Sony A7R III..+ +4/590/1004.5/55/5 Oct 2017 3,199ebay.com
16.
 
Sony A99 II....4.5/585/1004.5/54.5/5 Sep 2016 3,199ebay.com
17.
 
Sony A7R II5/5+ +5/590/1005/55/5 Jun 2015 3,199ebay.com
Notes: (+ +) highly recommended; (+) recommended; (o) reviewed; (..) not available.

The review scores listed above should be treated with care, though. The ratings are only valid when referring to cameras in the same category and of the same age. Thus, a score needs to be put into the context of the launch date and the launch price of the camera, and comparing ratings of very distinct cameras or ones that are far apart in terms of their release date have little meaning. It should also be noted that some of the review sites have over time altered the way they render their verdicts.

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Other camera comparisons

Did this review help to inform your camera decision process? In case you are interested in seeing how other cameras pair up, just make a corresponding selection in the search boxes below. There is also a set of direct links to comparison reviews that other users of the CAM-parator app explored.

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    Specifications: Canon G16 vs Sony A1

    Below is a side-by-side comparison of the specs of the two cameras to facilitate a quick review of their differences and common features.

    Camera Specifications
    Camera Model Canon G16 Sony A1
    Camera Type Fixed lens compact camera Mirrorless system camera
    Camera Lens 28-140mm f/1.8-2.8 Sony E mount lenses
    Launch Date August 2013 January 2021
    Launch Price USD 549 USD 6,499
    Sensor Specs Canon G16 Sony A1
    Sensor Technology BSI-CMOS BSI-CMOS
    Sensor Format 1/1.7" Sensor Full Frame Sensor
    Sensor Size 7.44 x 5.58 mm 35.9 x 24.0 mm
    Sensor Area 41.5152 mm2 861.6 mm2
    Sensor Diagonal 9.3 mm 43.2 mm
    Crop Factor 4.65x 1.0x
    Sensor Resolution 12 Megapixels 49.8 Megapixels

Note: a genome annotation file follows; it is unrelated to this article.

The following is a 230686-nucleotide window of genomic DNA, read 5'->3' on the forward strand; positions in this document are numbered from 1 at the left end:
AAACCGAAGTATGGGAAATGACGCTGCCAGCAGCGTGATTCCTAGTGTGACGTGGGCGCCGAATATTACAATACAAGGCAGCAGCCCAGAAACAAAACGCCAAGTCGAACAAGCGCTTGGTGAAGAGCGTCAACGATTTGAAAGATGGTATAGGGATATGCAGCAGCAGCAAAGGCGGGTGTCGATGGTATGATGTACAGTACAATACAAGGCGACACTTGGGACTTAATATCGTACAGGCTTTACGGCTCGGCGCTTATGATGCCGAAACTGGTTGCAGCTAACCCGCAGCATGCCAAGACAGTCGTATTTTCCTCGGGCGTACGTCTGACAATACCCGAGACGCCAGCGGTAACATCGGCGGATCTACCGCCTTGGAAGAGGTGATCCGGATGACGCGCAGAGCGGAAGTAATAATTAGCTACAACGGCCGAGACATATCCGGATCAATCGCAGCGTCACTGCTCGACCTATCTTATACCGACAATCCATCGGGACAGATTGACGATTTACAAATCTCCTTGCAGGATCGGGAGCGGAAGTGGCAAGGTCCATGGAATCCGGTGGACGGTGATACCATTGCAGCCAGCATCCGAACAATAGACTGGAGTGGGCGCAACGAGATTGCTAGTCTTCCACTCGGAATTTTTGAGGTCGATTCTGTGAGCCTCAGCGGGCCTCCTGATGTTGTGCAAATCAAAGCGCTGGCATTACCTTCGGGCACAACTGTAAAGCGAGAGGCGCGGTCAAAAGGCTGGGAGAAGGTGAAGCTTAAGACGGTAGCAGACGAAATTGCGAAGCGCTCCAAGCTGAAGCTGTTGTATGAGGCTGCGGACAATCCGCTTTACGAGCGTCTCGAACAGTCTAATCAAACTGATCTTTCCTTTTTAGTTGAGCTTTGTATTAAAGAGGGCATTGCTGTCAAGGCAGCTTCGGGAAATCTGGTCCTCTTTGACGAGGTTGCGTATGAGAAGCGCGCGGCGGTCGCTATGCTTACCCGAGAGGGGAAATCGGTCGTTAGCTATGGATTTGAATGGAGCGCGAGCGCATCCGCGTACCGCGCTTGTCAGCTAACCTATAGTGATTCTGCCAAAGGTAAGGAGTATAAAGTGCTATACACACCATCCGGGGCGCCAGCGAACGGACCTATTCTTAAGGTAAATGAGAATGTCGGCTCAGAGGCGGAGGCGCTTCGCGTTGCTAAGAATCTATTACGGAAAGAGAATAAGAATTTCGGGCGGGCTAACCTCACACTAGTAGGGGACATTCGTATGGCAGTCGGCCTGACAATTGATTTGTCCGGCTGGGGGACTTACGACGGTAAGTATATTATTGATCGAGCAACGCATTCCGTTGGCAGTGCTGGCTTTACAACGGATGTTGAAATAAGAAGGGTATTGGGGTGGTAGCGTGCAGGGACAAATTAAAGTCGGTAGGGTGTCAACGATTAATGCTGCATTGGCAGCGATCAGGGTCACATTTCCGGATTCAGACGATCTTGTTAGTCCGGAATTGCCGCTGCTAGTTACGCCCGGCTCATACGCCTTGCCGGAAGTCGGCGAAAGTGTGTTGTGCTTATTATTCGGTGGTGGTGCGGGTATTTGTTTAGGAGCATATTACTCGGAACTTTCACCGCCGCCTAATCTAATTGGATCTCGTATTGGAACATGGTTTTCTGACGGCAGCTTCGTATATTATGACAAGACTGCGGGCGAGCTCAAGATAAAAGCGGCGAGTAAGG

Image Resolution 4000 x 3000 pixels 8640 x 5760 pixels
    Pixel Pitch 1.87 μm 4.16 μm
    Pixel Density 28.91 MP/cm2 5.78 MP/cm2
    Moiré control Anti-Alias filter no AA filter
    Movie Capability 1080/60p Video 8k/30p Video
    ISO Setting 80 - 12,800 ISO 100 - 32,000 ISO
    ISO Boost no Enhancement 500 - 102,400 ISO
    Image Processor DIGIC 6 Dual BIONZ XR
    DXO Sensor Quality (score) 54 98
    DXO Color Depth (bits) 21.0 25.9
    DXO Dynamic Range (EV) 11.7 14.5
    DXO Low Light (ISO) 230 3163
    Screen Specs Canon G16 Sony A1
    Viewfinder Type Optical viewfinder Electronic viewfinder
    Viewfinder Field of View 80% 100%
    Viewfinder Magnification 0.9x
    Viewfinder Resolution 9437k dots
    LCD Framing Live View Live View
    Rear LCD Size 3.0inch 3.0inch
    LCD Resolution 922k dots 1440k dots
    LCD Attachment Fixed screen Tilting screen
    Touch Input no Touchscreen Touchscreen
    Shooting Specs Canon G16 Sony A1
    Focus System Contrast-detect AF On-Sensor Phase-detect
    Manual Focusing AidFocus PeakingFocus Peaking
    Max Shutter Speed (mechanical) 1/4000s 1/8000s
    Continuous Shooting 2.2 shutter flaps/s 10 shutter flaps/s
    Electronic Shutterno E-Shutterup to 1/32000s
    Time-Lapse PhotographyIntervalometer built-inIntervalometer built-in
    Image StabilizationLens-based stabilizationIn-body stabilization
    Fill Flash Built-in Flash no On-Board Flash
    Storage Medium SDXC cards CFexA or SDXC cards
    Second Storage Option Single card slot Dual card slots
    UHS card support UHS-I UHS-II
    Connectivity Specs Canon G16 Sony A1
    External Flash Hotshoe Hotshoe
    Studio Flash no PC Sync PC Sync socket
    USB Connector USB 2.0 USB 3.2
    HDMI Port mini HDMI full HDMI
    Microphone Port no MIC socket External MIC port
    Headphone Socket no Headphone port Headphone port
    Wifi Support Wifi built-in Wifi built-in
    Bluetooth Support no Bluetooth Bluetooth built-in
    Body Specs Canon G16 Sony A1
    Environmental Sealingnot weather sealedWeathersealed body
    Battery Type NB-10L NP-FZ100
    Battery Life (CIPA)360 shots per charge530 shots per charge
    In-Camera Charging no USB charging USB charging
    Body Dimensions 109 x 76 x 40 mm
    (4.3 x 3.0 x 1.6 in)
    129 x 97 x 81 mm
    (5.1 x 3.8 x 3.2 in)
    Camera Weight 356 g (12.6 oz) 737 g (26.0 oz)